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David Anderson QC is the Independent Reviewer of Terrorism Legislation. His report, Terrorism acts in 2014, issued in September 2015, notes:

If the wrong decisions are taken, the new law risks provoking a backlash in affected communities, hardening perceptions of an illiberal or Islamophobic approach, alienating those whose integration into British society is already fragile and playing into the hands of those who, by peddling a grievance agenda, seek to drive people further towards extremism and terrorism. [Para 9.30]

Of particular importance is the potential of the new law to affect those who are not its targets.223 No doubt it will be said, with perfect sincerity, that it is intended to make only a handful of individuals and organisations subject to the new orders, and that those who peddle hatred and prejudice in order to sow division deserve nobody’s sympathy. But to speak only of the intended targets does not address the dangers that are inherent in all over-broad laws and discretions: dangers which are present even in the relatively confined area of anti-terrorism law, and which become still more marked as the range of suspect behaviour is extended. If it becomes a function of the state to identify which individuals are engaged in, or exposed to, a broad range of “extremist activity”, it will become legitimate for the state to scrutinise (and the citizen to inform upon) the exercise of core democratic freedoms by large numbers of law-abiding people. The benefits claimed for the new law – assuming that they can be clearly identified – will have to be weighed with the utmost care against the potential consequences, in terms of both inhibiting those freedoms and alienating those people. [Para 9.31]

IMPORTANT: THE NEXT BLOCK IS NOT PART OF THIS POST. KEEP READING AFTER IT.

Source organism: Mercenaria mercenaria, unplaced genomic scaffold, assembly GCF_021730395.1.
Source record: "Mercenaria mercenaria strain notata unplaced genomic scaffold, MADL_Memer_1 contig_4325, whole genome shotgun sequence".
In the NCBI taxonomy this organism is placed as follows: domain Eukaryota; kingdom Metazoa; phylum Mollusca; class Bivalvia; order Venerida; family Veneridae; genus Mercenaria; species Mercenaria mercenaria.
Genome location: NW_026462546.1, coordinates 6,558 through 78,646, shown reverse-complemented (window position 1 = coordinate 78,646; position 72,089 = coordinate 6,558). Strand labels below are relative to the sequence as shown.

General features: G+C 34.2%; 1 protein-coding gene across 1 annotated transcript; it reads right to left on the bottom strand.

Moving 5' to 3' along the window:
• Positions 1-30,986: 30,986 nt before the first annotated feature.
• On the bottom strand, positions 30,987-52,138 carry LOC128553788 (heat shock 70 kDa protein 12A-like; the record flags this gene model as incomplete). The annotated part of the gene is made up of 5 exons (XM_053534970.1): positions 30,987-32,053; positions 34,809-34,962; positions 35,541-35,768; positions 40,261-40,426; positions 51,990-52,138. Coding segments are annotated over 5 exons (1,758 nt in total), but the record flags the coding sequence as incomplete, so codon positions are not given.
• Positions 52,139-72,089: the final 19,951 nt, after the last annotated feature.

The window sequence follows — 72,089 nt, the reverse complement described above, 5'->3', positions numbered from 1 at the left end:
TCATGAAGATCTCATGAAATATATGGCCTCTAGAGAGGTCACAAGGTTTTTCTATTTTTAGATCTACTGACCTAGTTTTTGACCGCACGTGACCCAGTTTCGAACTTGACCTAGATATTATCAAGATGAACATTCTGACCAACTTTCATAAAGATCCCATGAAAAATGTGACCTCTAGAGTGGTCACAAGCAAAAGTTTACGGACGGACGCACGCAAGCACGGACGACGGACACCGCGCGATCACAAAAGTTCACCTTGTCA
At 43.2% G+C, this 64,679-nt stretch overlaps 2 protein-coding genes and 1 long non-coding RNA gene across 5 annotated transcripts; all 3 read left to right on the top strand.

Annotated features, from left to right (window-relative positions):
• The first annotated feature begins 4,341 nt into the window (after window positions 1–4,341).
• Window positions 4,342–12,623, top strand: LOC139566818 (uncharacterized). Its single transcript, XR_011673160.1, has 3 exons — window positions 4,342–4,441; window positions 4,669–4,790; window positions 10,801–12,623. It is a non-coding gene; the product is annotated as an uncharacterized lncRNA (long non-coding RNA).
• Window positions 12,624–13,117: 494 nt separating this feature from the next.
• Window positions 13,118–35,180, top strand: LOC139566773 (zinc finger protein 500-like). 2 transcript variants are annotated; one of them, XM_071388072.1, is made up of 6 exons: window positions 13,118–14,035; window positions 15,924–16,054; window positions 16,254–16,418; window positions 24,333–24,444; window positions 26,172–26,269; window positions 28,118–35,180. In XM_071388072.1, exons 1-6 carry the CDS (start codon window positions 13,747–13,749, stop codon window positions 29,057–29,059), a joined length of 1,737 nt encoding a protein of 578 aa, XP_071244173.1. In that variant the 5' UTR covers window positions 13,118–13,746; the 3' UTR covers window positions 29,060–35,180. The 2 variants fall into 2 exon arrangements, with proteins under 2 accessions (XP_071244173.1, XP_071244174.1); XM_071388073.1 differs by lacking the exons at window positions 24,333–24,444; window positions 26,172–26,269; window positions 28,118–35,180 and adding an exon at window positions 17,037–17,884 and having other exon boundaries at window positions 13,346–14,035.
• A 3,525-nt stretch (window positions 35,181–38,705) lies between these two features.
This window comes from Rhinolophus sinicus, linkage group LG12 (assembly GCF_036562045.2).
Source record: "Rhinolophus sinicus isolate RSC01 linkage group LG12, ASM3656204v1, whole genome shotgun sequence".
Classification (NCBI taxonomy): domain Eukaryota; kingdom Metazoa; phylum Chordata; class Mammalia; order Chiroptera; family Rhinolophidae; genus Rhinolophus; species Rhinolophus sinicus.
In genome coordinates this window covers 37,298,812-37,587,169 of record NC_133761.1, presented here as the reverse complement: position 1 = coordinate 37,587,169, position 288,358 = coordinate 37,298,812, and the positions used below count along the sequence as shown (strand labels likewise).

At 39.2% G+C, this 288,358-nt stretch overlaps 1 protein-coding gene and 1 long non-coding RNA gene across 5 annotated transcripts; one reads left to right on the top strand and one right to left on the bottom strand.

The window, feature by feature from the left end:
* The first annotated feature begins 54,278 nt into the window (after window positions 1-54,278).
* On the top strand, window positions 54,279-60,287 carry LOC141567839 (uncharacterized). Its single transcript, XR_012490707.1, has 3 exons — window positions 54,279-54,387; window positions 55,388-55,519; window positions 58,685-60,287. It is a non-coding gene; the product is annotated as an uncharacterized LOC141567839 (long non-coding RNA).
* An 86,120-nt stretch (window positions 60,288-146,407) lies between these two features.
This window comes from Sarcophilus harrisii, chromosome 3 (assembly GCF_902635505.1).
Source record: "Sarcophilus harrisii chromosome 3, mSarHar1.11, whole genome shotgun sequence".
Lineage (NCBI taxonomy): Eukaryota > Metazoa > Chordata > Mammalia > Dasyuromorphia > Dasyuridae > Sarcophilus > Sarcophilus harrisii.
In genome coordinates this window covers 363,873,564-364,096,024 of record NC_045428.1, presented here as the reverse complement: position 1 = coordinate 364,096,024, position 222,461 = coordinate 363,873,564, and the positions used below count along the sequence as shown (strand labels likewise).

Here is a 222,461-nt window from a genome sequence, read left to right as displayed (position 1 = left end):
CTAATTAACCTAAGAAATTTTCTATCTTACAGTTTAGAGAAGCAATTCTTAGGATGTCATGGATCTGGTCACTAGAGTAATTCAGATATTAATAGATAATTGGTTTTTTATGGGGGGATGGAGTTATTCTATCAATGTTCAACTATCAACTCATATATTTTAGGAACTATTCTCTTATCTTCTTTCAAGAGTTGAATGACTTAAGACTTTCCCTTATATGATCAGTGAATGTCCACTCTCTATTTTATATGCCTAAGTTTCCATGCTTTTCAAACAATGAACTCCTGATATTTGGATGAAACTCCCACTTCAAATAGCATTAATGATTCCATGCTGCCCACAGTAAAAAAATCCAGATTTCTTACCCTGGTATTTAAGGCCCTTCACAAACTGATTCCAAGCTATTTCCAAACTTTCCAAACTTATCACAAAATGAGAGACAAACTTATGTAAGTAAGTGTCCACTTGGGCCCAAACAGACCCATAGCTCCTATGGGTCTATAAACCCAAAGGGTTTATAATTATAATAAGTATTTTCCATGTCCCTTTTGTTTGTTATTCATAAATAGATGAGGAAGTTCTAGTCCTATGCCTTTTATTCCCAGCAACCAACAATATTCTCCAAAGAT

The latter includes the comment in a footnote: ‘The resentment caused by Schedule 7 examinations (and the former TA 2000 section 44 stop and search power) are further instances of how powers targeted on the few are capable of aggravating the many. This is not to say that powers should not exist: but rather that they should be granted only when they are clearly necessary, and exercised in a manner that minimises both the impact on individual freedom and the risk of counter-productive effects’.

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